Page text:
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'V V S Laxman told me I should only think about Test cricket'

October 31, 2014 12:56 IST

Manoj Tiwary

Image: Manoj Tiwary in action during the India 'A' versus Sri Lanka game at the Brabourne stadium in Mumbai. Photograph: BCCI

'I know how to play and how to score runs; it is just that I am waiting for the opportunity. Whenever it comes, I will grab it with both hands.'

Bengal batsman Manoj Tiwary speaks to Harish Kotian/Rediff.com

Manoj Tiwary is a man on a mission. In a career plagued by injury, the Bengal batsman hasn't found favour with the selectors and sealed a spot in the Indian team despite making a few comebacks since his debut in 2008.

After a good showing for India 'A' in Australia and a gritty century in the Duleep Trophy, the right-hander is backing himself for a call-up to team India.

Back in 2007, when he was first picked for India for the tour of Bangladesh, he sustained a shoulder injury during practice and missed the trip. when he made his ODI debut at Brisbane in 2008, his stay at the wicket was restricted to 15 minutes and 16 balls; Brett Lee sent down a quick yorker and bowled him for 2.

Tiwary played three games in the next three years before making a mark with a century against the West Indies in the fifth ODI in Chennai in 2011. Shockingly, he was dropped for the next game!

He returned to the team when India toured Sri Lanka in July-August 2012 and hit a half-century (65) in the fifth ODI, but again got the axe.

There was another comeback for the tour of Bangladesh earlier this year when the World champions sent a second-string squad, but he failed in the only opportunity he got.

After a good showing for India 'A' in the Quadrangular A-Teams One-Day series in Australia, where he scored 173 runs and picked five wickets, followed by a century (100 not out) for East Zone against West in the Duleep Trophy, the 28 year old is confident of making his way back to the Indian team.

Tiwary, who led India 'A' in the one-day practice game against the visiting Sri Lankans at the Brabourne stadium in Mumbai on Thursday, October 30, spoke to Harish Kotian/Rediff.com

Manoj Tiwary (right) with V V S Laxman

Image: Manoj Tiwary, right, with V V S Laxman.

Are you happy with your showing in the last few months?

I am looking forward to the coming season. I started off this season by scoring a hundred on the first day of the Duleep Trophy. I would rate that as one of the best three innings of my career because the track was not easy to bat on. It gave me a lot of confidence.

Before that, the Australia tour also went well; I scored a lot of runs, picked wickets and contributed in the field as well. I am happy with the way my game is going at the moment. I just want to carry it forward.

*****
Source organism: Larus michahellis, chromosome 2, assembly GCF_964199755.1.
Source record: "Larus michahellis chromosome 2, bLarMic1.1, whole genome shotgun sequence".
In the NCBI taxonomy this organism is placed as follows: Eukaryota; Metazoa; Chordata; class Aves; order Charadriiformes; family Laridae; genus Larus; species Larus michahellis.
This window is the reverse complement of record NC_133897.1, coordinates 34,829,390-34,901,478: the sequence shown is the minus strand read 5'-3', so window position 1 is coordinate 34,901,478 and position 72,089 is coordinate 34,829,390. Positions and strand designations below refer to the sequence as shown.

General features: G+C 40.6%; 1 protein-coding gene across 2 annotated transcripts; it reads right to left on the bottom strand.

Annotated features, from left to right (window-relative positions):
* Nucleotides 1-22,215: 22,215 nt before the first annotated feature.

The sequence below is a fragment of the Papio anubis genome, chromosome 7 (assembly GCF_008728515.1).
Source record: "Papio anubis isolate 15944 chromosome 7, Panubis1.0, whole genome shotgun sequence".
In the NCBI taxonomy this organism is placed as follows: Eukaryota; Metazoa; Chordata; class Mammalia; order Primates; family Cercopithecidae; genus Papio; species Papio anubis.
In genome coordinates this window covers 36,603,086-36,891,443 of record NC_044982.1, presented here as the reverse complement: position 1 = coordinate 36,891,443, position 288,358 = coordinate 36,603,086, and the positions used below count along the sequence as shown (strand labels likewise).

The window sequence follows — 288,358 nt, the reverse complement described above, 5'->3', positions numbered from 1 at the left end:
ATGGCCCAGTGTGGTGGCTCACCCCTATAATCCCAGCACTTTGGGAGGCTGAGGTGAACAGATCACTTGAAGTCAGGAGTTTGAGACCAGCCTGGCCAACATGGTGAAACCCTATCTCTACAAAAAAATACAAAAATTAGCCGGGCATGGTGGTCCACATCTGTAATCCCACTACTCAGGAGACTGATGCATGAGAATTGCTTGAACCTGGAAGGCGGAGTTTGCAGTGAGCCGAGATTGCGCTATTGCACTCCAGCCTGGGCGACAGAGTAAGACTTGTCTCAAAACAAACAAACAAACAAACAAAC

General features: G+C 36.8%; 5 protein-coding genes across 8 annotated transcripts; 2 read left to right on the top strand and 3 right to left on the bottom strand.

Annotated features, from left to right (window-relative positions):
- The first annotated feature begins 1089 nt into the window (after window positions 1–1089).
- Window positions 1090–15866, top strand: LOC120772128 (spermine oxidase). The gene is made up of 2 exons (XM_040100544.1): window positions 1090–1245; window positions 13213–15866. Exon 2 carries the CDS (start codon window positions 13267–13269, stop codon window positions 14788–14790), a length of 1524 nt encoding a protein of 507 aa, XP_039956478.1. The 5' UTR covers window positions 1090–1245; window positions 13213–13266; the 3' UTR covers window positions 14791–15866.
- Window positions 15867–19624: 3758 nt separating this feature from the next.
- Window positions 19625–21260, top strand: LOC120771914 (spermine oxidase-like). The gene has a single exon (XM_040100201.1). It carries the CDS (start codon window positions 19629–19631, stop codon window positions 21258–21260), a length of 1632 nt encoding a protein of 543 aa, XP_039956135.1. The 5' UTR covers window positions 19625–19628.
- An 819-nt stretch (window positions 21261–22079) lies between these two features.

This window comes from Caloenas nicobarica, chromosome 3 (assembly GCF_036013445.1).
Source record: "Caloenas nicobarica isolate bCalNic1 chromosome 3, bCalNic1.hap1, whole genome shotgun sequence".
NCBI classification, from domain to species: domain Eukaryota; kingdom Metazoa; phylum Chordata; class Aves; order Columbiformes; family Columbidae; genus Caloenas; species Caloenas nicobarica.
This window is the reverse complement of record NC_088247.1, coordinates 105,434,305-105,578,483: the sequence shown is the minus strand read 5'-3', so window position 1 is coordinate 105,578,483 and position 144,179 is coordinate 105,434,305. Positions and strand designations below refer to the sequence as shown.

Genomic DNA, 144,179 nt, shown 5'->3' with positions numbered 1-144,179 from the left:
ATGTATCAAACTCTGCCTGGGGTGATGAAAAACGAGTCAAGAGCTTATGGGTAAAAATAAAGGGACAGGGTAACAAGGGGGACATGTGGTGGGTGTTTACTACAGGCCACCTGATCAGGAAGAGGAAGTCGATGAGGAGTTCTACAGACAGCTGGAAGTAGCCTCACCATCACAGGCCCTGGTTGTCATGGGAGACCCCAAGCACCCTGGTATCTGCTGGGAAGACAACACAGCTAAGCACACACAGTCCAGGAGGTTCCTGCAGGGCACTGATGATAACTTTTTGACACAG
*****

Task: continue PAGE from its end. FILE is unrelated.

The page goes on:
Performing in Australia gives a lot of confidence. When you do well on difficult pitches with a lot of bounce you find it a lot easier on the pitches in India.

You had a nets session with V V S Laxman in Kolkata. Can you tell us more about it?

I wanted to work with him since he was in Kolkata for three days. I got to know he was keen to work with me and that is why I approached him.

We spoke about our batting, the left shoulder and backfoot play. He told me when I play from the backfoot my right has to be parallel while playing the short ball. He wanted me to work on these two areas.

He told me to just prepare myself for Test cricket, because if you do well in the longer format, the ODIs and T20s will take care of themselves. You can do well in the limited overs format with lesser technique as well.

I was happy to work with him. It was important because I recently changed my batting stance. The new batting stance is paying dividends; I have been scoring runs since I changed it.

Laxmanbhai saw my batting in the nets; he was happy with my front foot movement and the compactness in my game. The only thing he wanted me to work on was my backfoot play.

His main emphasis was that I should only think about getting selected to play Test cricket. He told me not to worry about things not in my hand, like selection, and just focus on my game and think about the positives.

After coming back from the Australia tour, I worked on my batting technique a bit. I started lifting my bat. I used to watch all the great players how they lift the bat and how the bat comes down straight. I also tried it and applied to my batting; it has worked really well for me.